Dissecting Utopia: Will the Details Lead us to a Sustainable World?

April 20, 2008 at 3:11 am

Our modern notion of utopia comes from multiple sources ranging from religious texts to science fiction. The result is images without the burden of consequences making them an unrealistic estimates of what or how that utopia will be achieved. For example, there is a Walgreen’s commercial depicting the consumer’s notion of utopia by suggesting there is a parking space next to the store entrance. Is this what Utopia looks like? Will it be a world without limits and endless convenience resembling the ultimate shopping experience? Today, a utopia is still an idea, a concept. In this state it is something “other” and dream-like that will happen in some vague and distant future. And, it will remain so until we define what it will look like. However, by defining what utopia is, we are taking the first steps towards actually building it.

Maybe we can’t know exactly what our utopia will look like, but I believe there are broad areas of consensus. For example, I don’t believe paradise can exist unless it exists for everyone. And, to achieve this goal I think such a society will have to be “buoyant”. By that I mean just as one should float in water with little thought or effort, so too should our systems be designed to provide our basic needs of food and shelter. But, how? I think we can borrow from the lessons of modern business practices, the system design concept of simplicity and the call of sustainable living to rely principally on local resources. I have written previously on possible solutions for specific needs and each can be resolved on one of three levels: one’s household, one’s community and one’s national government. But, each solution strives to resolve problems as close to the source of need as possible.

  • Food: Our food can be mostly solved at the community level by organizing them under the umbrella of Community Supported Agriculture also known as a CSA. (see Straightening Out a Broken Food Chain)
  • Shelter: Mennonites and Amish demonstrate that housing solutions can be solved at the household and community levels (see The Home: The Cornerstone of a Sustainable Future)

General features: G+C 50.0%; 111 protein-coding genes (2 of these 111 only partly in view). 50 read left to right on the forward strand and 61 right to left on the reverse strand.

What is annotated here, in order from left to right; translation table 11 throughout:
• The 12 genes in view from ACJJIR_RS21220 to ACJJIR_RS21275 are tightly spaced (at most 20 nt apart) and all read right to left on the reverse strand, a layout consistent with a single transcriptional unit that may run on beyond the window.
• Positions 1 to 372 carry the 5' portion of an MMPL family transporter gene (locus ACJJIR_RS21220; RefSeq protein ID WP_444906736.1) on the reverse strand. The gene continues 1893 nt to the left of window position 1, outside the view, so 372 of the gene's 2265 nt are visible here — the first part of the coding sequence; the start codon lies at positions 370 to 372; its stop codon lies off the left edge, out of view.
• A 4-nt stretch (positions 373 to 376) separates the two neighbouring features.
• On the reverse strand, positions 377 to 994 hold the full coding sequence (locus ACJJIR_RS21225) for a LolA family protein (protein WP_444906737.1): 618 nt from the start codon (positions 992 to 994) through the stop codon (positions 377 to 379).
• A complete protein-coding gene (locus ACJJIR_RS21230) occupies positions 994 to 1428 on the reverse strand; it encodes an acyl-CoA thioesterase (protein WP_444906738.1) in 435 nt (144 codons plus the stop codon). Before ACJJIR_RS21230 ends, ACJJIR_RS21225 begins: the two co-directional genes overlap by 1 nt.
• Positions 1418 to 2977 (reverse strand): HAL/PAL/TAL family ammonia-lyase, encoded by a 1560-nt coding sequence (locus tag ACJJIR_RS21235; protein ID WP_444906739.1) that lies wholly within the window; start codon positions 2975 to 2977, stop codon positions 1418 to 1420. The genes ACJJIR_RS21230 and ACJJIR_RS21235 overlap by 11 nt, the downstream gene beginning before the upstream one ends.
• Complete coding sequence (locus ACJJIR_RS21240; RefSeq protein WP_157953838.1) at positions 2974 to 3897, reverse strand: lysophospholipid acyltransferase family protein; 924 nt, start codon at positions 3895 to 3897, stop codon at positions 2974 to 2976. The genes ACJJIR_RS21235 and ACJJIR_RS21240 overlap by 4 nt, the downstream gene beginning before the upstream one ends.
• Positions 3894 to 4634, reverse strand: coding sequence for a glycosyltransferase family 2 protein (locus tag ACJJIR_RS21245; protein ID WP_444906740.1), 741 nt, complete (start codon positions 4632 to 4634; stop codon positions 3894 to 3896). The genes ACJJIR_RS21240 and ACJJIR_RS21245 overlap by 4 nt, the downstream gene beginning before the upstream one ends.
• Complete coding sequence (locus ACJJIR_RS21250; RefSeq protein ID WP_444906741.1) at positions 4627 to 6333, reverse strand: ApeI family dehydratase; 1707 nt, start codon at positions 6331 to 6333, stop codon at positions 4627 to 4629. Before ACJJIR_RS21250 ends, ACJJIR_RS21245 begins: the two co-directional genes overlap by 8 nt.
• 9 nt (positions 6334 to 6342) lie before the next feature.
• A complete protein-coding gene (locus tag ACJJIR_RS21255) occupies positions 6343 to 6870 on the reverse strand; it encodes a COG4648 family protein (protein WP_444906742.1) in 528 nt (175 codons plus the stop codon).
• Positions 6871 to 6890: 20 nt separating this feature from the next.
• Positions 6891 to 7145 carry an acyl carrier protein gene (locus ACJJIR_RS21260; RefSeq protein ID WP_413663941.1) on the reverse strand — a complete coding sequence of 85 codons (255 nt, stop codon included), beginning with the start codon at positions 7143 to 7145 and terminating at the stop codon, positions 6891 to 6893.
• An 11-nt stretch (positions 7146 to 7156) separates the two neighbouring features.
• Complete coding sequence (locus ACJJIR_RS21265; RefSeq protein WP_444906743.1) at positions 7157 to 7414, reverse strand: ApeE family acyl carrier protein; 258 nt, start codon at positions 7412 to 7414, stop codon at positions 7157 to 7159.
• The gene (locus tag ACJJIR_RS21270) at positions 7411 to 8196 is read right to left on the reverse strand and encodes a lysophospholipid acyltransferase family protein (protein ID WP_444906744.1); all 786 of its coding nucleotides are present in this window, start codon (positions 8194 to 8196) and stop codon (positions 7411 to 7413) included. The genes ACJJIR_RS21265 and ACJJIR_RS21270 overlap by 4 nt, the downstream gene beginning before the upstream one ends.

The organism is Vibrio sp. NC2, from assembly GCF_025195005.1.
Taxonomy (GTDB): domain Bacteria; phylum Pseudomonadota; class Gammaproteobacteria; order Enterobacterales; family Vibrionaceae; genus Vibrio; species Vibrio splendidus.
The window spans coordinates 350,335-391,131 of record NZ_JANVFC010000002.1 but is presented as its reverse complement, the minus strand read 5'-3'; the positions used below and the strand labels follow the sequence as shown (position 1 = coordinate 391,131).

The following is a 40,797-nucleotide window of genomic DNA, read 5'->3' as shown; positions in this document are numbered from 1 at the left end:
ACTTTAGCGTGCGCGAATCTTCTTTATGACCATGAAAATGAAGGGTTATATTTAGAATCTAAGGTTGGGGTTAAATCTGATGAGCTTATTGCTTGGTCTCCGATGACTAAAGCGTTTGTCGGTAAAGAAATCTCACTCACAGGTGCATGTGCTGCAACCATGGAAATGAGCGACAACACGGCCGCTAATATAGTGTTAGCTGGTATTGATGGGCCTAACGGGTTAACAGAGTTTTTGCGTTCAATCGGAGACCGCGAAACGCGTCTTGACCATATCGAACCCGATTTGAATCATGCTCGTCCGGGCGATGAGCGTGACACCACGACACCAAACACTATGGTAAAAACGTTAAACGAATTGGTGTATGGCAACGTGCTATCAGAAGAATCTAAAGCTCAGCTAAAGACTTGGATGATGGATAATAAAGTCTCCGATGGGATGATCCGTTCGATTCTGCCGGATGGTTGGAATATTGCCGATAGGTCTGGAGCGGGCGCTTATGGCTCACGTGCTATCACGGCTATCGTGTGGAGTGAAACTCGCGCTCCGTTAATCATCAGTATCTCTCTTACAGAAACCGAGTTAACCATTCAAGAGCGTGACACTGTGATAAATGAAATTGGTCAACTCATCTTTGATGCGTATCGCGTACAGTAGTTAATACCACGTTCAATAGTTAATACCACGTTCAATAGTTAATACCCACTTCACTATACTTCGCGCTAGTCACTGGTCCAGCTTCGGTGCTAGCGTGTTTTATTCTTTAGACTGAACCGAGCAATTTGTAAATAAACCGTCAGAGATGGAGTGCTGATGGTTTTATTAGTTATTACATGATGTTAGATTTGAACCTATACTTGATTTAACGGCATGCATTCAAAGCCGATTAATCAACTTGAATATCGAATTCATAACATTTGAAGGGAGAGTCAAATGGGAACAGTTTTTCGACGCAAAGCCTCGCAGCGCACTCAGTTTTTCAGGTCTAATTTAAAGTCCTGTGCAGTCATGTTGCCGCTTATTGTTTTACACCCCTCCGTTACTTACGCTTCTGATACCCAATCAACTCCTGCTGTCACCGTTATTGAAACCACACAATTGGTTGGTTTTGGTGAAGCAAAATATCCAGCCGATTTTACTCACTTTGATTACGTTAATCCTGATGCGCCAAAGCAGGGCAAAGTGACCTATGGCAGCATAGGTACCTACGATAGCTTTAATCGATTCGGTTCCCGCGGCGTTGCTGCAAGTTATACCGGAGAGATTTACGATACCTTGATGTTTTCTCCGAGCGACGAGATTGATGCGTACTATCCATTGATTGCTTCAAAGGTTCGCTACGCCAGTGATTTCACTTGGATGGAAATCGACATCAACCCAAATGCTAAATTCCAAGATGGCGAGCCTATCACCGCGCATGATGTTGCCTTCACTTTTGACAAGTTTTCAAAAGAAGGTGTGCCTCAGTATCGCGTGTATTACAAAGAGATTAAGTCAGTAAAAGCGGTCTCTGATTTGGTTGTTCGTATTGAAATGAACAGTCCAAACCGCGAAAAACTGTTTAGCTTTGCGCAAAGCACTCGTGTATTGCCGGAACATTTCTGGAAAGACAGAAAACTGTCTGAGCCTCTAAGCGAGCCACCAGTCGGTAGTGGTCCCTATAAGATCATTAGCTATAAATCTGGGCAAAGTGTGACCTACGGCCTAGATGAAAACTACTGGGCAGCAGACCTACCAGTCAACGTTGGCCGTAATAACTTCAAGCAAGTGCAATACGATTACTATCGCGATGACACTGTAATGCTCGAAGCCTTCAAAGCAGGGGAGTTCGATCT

• Energy: The electricity, heating and cooling we need to live in modern comfort can be produced at the household level utilizing renewable resources (See The Home: The Cornerstone of a Sustainable Future)
  • Transportation: Our mobility is one of the defining characteristics of our modern society. It is an issue that affects everyone, everywhere and a sustainable system will require the resources and coordination of central governments (see The Transportation Trap)
  • Education: Our children’s most profound teachers are their parents. This fact suggests a common sense solution that is rooted at both the household and community levels. However, the idea of equal opportunity through education mandates larger scales of coordination in defining the curriculum to achieve that uniform standard. The Federal government or central authority can empower both households and communities to accomplish this task by providing the systems, tools and framework – specifically a K-12 self-guided curriculum that can be taught in 4 hours of class per day and reinforced by the family during the remainder of the day. (see Educationally Challenged)

While comprehensive systemic design can offer the efficiencies that will fuel the system, the “magic” that we hope for cannot be imposed or created out of design. It is what we choose to do with our newly discovered free time that will make the magic. Will we educate ourselves or pursue our passion? Will we create art or devote our time to our family and friends? When we are no longer burdened with the need to scramble for our survival we will truly experience the freedom to realize both our individual and societal potential.

But, how do we get there? How do we move from ideas to reality? That too will require a paradigm shift in how we each perceive and interact in our world. For sustainability ultimately recognizes that we are all in this boat together. And, it is through this awareness that we will discover the motivation for societal transformation – compassion. This past week the Dalai Lama hosted a conference on compassion. And, while this may strike the western ear as an odd focus for a conference, its importance cannot be understated because it is through finding compassion for our fellow man that we will also find the motivation to transform our world from one of poverty and wasteful consumption to the utopia of our dreams.

Related Entries

The Home: The Cornerstone of a Sustainable Future

Straightening Out a Broken Food Chain

Educationally Challenged

The Transportation Trap

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Entry filed under: Design, Environment, People, Philosophy, Sustainability, Transportation. Tags: , .

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